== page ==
Each week, NBN Politics recaps the top five news stories from the past week and brings you a look at the week ahead. Welcome to the Fast Five.
Women in combat
In a popular move, the Pentagon announced this week that it is lifting the long-standing ban that prevents women from serving in front line combat roles. To a certain extent, this simply reflects a new reality of combat, as the lack of physical combat lines in Afghanistan and Iraq has meant that many female soldiers have seen combat. The Pentagon has yet to assess where exactly women will be allowed to serve, but projects that up to 237,000 new jobs in the military will be opened to women as a result of this policy. Military chiefs who believe that women should not serve in certain roles (such as special operations) will have until January 2016 to make their case.
Debt ceiling suspended
In a remarkable turnaround from previous policy, Republicans in the House have voted to suspend the debt ceiling until May 18. This follows on the heels of a retreat where Republican leadership reportedly tried to convince the party that hardline conservatism had cost them the election. The increase includes stipulations that the Senate must pass a budget or have its pay withheld, though that clause has a fairly substantial loophole. Republican leadership wants to keep the party from being held responsible for a government shutdown. Moving the debt limit off the table also guarantees that Congress will be focused on the sequester, where Republicans may have a chance to win some deep spending cuts. Whether or not that will happen is up for debate.
Obama tacks to the left in inaugural address
President Obama brought his campaign fire to the White House with an inaugural address that referenced a number of liberal and progressive causes. Climate change was placed front and center in the address, a surprising reversal from Obama’s relative silence on the issue during the election. Obama also indicated he would tackle the tax code, education and infrastructure in his next term. The most surprising moment of the inaugural address came when Obama placed the Stonewall riots alongside the Selma marches and Seneca Falls convention as key moments in U.S. history, part of a broader effort in the speech to recast American history as a history of progressivism.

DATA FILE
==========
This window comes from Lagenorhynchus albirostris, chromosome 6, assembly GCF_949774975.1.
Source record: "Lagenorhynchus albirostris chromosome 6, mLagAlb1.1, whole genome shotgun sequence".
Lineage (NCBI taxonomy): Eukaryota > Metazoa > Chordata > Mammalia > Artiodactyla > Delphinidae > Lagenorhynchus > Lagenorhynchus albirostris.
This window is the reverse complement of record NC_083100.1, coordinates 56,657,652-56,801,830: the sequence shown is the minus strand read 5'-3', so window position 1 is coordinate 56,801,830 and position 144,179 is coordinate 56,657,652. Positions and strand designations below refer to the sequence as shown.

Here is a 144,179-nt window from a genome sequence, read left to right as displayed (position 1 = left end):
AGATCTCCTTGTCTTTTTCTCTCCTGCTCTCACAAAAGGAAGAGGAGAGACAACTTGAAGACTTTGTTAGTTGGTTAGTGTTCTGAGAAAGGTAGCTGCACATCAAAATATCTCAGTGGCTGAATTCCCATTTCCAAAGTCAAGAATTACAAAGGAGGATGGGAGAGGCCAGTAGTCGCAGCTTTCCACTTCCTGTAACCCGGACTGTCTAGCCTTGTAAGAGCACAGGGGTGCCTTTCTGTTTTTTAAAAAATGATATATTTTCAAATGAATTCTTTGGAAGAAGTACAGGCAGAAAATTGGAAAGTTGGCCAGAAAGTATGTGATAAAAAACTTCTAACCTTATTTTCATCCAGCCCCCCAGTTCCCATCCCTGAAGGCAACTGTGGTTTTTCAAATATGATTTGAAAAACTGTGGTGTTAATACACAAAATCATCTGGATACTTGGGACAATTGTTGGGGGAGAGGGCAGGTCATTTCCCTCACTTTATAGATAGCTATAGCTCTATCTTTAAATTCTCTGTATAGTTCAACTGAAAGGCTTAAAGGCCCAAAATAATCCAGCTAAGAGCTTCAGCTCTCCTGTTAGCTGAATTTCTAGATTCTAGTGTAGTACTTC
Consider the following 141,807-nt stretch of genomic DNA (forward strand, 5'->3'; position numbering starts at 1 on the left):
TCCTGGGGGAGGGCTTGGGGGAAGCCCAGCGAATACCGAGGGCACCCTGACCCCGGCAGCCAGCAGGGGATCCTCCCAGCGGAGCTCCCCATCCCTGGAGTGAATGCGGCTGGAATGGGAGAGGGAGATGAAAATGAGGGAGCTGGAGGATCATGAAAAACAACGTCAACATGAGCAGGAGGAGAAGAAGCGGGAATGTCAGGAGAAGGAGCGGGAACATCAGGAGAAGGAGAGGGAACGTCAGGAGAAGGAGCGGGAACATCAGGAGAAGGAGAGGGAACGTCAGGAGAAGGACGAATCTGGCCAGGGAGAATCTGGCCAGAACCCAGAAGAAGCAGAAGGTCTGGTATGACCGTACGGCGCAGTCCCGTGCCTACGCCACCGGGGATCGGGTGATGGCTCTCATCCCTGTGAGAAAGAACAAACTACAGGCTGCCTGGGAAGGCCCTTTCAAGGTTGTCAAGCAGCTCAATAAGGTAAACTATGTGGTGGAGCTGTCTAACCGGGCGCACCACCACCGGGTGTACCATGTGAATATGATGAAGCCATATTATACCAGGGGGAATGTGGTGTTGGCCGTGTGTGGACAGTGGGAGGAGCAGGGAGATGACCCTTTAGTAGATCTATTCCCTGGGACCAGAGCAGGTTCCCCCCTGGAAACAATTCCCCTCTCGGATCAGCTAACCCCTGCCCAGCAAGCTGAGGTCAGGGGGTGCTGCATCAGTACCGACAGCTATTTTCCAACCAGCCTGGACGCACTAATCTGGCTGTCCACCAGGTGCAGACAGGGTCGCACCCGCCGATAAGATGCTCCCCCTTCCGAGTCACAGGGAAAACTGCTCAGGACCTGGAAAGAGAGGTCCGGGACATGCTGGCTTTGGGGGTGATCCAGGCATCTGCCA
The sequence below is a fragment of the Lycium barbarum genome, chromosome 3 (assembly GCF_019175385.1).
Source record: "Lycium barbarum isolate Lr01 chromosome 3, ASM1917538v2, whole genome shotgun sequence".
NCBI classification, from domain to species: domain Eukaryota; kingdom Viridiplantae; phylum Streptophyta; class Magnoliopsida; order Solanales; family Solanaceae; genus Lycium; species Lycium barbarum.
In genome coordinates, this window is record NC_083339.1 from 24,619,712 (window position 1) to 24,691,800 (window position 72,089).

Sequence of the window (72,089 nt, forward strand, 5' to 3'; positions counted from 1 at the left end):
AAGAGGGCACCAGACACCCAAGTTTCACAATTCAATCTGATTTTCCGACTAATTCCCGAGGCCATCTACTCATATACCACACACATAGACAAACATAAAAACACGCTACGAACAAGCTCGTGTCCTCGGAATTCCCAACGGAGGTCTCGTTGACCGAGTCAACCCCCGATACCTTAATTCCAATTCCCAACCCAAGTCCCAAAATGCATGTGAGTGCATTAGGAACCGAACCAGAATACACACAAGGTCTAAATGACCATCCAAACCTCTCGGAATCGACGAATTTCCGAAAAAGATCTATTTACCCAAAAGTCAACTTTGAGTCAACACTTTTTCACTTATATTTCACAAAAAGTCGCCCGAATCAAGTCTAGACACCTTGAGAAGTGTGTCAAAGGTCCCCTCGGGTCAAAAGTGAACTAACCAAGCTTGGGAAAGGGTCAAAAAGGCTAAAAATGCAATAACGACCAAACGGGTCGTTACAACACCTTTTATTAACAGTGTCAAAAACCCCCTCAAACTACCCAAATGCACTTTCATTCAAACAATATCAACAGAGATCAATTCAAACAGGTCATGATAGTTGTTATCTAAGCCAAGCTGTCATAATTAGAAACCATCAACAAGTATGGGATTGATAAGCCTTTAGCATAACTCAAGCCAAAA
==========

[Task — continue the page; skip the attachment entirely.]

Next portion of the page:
Cameron promises EU referendum
Prime Minister David Cameron bowed to public pressure this week when he announced plans to hold a referendum on United Kingdom membership in the European Union by 2017. The pledge is seen as a political move to secure re-election on Cameron's part: Britain's continuing membership in the EU is controversial among voters, and by promising a referendum Cameron wards off a threat from his right in the form of the United Kingdom Independence Party. The international response has been mostly negative, with Germany, France and the President of the European Parliament warning Cameron against trying to "cherry pick" which EU policies the UK would support. The United States does not support the UK leaving the EU.
Conservatives weakened in Israeli Knesset
Prime Minister Benjamin Netanyahu’s conservative Likud Party faced a surprising defeat in the Israeli Knesset (Parliament) this week. His right-wing coalition, which had been projected to win handily, maintained its majority by only a single seat in the final tally. The dark horse of the election was new centrist party Yesh Atid (“There is a Future”), led by former TV news anchor Yair Lapid. Yesh Atid claimed 19 seats in an unexpected shift to the center for Israeli politics. In the wake of the election, leaders in Palestine have expressed interest in reopening talks with Israel, under the condition that Israel stop building settlements in the West Bank.
LOCAL BONUS STORY
High-speed internet in Evanston
Good news if you’re going to be in Evanston for the next few years: The state of Illinois has awarded the city of Evanston and Northwestern a $1 million investment to help turn Evanston into an “Illinois Gigabit Community." Translated from tech speak, that means Internet at NU and for businesses around Evanston is going to get significantly faster in the next few years. The purpose of the project is to promote innovation and tech start-ups in the Evanston area. Young entrepreneurs and underclassmen, rejoice. Seniors…sorry.
The week ahead: Cabinet nomination fights
This past week, Senator and presumptive Secretary of State John Kerry sailed through his committee hearings thanks to his pragmatic approach to politics and long-standing relationships with many senators. The easy part of Cabinet reshuffling ends there, as the nomination battle over Obama’s new appointees will start moving to the Senate floor. Secretary of Defense nominee Chuck Hagel is facing a coordinated campaign to block his nomination, while Treasury nominee Jack Lew has a history with finance that may make his upcoming hearings worth watching. Kerry’s nomination will likely be clean, but Lew and especially Hagel could face a protracted fight.